10. Chain Break Tool - for removing links or removing a chain that does not have a master link
11. Chain Whip - for holding sprockets in place or tightening a threaded freewheel (best named tool)
12. Crank Puller - great invention, threads into the crank and pushes it off of the spindle
13. Allen Key Sets (metric & standard) - the newer the bike the more you'll need these v.s. wrenches
14. Combination Headset & Pedal Wrench - for pedal and headset removal and installation
15. Small/Flat Combination Wrench - great for getting into tight areas
16. Bottom Bracket Remover - removes most sealed bottom brackets
17. Freewheel Removers - come in a variety of sizes and shapes for removing non-cassette type freewheels
18. #10 Allen Key - for removing cassette type freewheel hub bodies
19. File - I use mine mostly for making chain ring nuts shorter
20. Spanner Wrench - for adjusting cup and cone bearings
21. Saddle Wrench - for adjusting the tension on leather saddles
22. Large C-Clamp - I use it for removing the cotter pins on older cranksets
23. Lockring Wrench - for removing and installing lockrings on Bottom Brackets or Sprockets
24. Large/Flat Combination Wrenches - must have to get proper tension on cup and cone bearings
25. Chainring Tool - for tightening chainring bolts
26. Adjustable Spanners - for holding cups in place when installing a lockring
27. Exacto Knife - uses vary
28. Toothbrush - to scrub where you can't
29. Assorted Screwdrivers - great for older bikes in general and for adjusting derailluers on new and old bikes
30. Metric Wrench Set - 15mm through 7mm should get you through most projects

Wednesday, November 20, 2013

1974 Raleigh Gran Prix Part II

This week the Raleigh Gran Prix Project was completed. Each component was carefully disassembled and rebuilt or replaced. The friction has been noticeably lowered with a combination of fresh grease and new bearings. With these upgrades the Gran Prix dropped a stunning 4lbs without losing the original character of this popular mid 70's bike. The extra gears now allow one to climb ridiculous inclines with the ability to run all the way down to a 28T x 30T ratio. You can see how the bike looked before it was revamped here. Below is a list of the key parts that were added.

- Vintage Brooks Standard B15 Saddle
- Cork and EVA Bar Tape
- Aluminum Rear Rack
- Campagnolo Racing-T Triple Crankset
- Shimano Deore Front and Rear Derailleurs
- Sealed Bottom Bottom Bracket
- Weinmann 27"x1"Alloy Rims
- Suntour 5 Speed Freewheel
- Presta Valve Tubes












Sunday, November 3, 2013

1974 Raleigh Grand Prix

With a great amount of pestering I have convinced my friend to let me update his Raleigh Grand Prix. He picked it up a few years ago from his father who had purchased it new. The serial number dates this bike at 1974 and a label indicates that it was built in Holland. The original components have seen much use. For sentimental reasons each part that is being replaced will be cleaned and kept in case that he would like to make the bike original again.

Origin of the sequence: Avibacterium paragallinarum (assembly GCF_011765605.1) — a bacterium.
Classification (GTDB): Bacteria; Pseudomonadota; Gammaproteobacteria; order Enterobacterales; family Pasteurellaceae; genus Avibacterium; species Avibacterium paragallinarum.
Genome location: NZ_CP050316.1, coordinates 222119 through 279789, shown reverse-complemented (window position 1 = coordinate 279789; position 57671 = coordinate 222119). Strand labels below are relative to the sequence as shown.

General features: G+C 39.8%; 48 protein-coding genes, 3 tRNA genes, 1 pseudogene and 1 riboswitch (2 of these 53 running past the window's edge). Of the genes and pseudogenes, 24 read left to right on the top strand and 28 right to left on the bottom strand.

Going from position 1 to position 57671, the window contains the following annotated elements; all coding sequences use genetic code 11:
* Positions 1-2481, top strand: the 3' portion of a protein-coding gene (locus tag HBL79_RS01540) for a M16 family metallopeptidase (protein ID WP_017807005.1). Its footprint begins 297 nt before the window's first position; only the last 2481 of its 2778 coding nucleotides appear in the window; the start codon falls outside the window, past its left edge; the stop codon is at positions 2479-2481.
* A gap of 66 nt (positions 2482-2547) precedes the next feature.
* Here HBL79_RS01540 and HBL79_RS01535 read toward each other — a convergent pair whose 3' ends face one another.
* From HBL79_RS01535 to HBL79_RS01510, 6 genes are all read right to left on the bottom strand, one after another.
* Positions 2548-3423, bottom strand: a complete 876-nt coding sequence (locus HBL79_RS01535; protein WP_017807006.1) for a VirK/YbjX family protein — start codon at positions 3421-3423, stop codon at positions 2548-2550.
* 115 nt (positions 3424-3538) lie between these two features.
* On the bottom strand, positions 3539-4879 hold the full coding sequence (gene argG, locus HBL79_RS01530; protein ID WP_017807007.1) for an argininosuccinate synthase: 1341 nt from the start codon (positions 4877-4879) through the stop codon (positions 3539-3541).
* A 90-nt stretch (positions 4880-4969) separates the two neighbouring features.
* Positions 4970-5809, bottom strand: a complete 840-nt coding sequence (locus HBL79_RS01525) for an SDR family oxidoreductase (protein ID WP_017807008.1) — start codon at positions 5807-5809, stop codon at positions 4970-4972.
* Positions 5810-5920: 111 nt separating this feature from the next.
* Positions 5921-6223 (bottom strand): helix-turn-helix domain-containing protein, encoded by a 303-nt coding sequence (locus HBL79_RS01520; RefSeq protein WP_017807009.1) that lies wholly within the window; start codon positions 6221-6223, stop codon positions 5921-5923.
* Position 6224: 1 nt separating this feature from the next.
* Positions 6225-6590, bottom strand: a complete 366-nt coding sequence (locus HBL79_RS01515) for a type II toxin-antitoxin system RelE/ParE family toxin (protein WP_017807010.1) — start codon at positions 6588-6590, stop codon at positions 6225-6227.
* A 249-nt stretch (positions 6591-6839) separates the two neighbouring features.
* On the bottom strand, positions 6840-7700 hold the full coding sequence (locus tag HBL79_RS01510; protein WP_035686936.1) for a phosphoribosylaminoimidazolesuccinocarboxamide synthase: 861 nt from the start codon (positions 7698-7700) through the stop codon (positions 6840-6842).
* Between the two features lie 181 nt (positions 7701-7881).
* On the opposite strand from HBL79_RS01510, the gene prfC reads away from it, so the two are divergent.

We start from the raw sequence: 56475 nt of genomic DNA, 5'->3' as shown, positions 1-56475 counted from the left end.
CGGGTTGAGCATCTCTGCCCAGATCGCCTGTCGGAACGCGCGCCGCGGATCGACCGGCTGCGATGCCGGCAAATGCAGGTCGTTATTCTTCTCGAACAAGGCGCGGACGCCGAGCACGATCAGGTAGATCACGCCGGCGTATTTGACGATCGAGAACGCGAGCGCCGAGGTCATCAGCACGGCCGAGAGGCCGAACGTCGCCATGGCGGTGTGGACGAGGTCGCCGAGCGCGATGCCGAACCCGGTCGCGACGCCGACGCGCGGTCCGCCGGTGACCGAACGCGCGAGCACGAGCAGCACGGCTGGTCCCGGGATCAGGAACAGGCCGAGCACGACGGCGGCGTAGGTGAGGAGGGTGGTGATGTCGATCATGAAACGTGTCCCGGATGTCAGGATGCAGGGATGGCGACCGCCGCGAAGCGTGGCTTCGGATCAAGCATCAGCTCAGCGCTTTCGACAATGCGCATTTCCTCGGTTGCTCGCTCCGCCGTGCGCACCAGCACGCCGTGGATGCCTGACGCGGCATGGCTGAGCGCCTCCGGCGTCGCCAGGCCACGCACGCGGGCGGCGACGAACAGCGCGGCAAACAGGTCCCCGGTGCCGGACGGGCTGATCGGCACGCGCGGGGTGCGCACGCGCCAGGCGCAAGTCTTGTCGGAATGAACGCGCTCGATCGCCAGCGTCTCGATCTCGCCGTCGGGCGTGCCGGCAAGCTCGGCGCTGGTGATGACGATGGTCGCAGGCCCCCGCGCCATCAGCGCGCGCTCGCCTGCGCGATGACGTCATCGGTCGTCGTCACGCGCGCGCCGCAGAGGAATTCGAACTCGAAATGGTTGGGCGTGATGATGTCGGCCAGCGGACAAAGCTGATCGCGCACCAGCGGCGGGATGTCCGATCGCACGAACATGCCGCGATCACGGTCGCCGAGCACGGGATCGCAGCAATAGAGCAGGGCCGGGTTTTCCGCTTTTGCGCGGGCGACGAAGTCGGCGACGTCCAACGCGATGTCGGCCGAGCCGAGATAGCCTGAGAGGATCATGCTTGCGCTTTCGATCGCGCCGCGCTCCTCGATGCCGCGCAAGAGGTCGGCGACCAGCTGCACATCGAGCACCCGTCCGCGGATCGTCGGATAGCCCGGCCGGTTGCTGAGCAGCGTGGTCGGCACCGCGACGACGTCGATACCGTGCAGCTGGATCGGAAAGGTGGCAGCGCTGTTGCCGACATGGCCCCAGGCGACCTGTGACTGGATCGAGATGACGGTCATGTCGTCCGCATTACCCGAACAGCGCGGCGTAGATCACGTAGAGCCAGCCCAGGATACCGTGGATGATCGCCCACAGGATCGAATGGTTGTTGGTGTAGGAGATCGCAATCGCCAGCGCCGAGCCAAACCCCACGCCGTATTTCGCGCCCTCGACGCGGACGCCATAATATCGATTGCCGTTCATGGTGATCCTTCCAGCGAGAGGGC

This bike has so much character. The lugs are shaped to resemble the profile of the Raleigh Heron's head. The seat-stays wrap around at the cluster and there is a slender bridge that runs between them to hold the rear brake cable. These pictures show the bike prior to being updated.





Saturday, October 26, 2013

1975 Fuji Special Tourer Part II

This bike started out as a total wreck but underneath the grime and broken components there was a pretty decent bike waiting to get back on the road. The heavy cotter pin cranks have been upgraded to a  3-piece crank with a sealed bottom bracket. The bars were flipped and chopped. The disgusting neoprene was stripped of the saddle and replaced with black suede. The steel rims were bent and uselessly heavy so they had to be recycled and were switched out with some much lighter aluminum 700c wheels. Aside from the frame, pretty much all that remains of the original bike is the saddle, seat post, nitto quill stem and the headset. You can see the before pictures here 1975 Fuji Special Tourer Part 1








Stats
Frame: 56cm 1975 Fuji Special Tourer
Fork: Steel
Hubs: Xero
Rims: 700c Xero
Tires: 700 x 25c Michelin Lithion
Crank: Sakae SE
Pedals: Ofmega
Brake Calipers: Dia-Compe Center Pull
Brake Lever: Shimano Deore XT
Quill Stem: Nitto
Saddle: Viscount Cloud-9 Suede Cover
Handlebars: Flipped & Chopped
Gear Ratio: 43x16
Weight: 22lbs

Sunday, October 13, 2013

1975 Fuji Special Tourer Part I

When acquiring an older bicycle, I always try and get as much history on the bike's life as possible. Seldom is the complete story known, which leaves me to wonder where has it been and what has it witnessed throughout its existence. Sadly, this Fuji too has a vague and incomplete story. Apparently this bike was crashed long ago destroying much of the drivetrain but leaving the frame intact. It was then was left to rot in an abandoned house in the city for a couple decades. Now that it has been unearthed it can start a new life and be briefly documented here.
I can't wait to get started on this one. The plan is a bare bones single speed conversion with chopped bars, suede saddle with a black on magenta color scheme. It should make a good distance commuter with the touring geometry. You can see how it turned out here Fuji Special Tourer Part II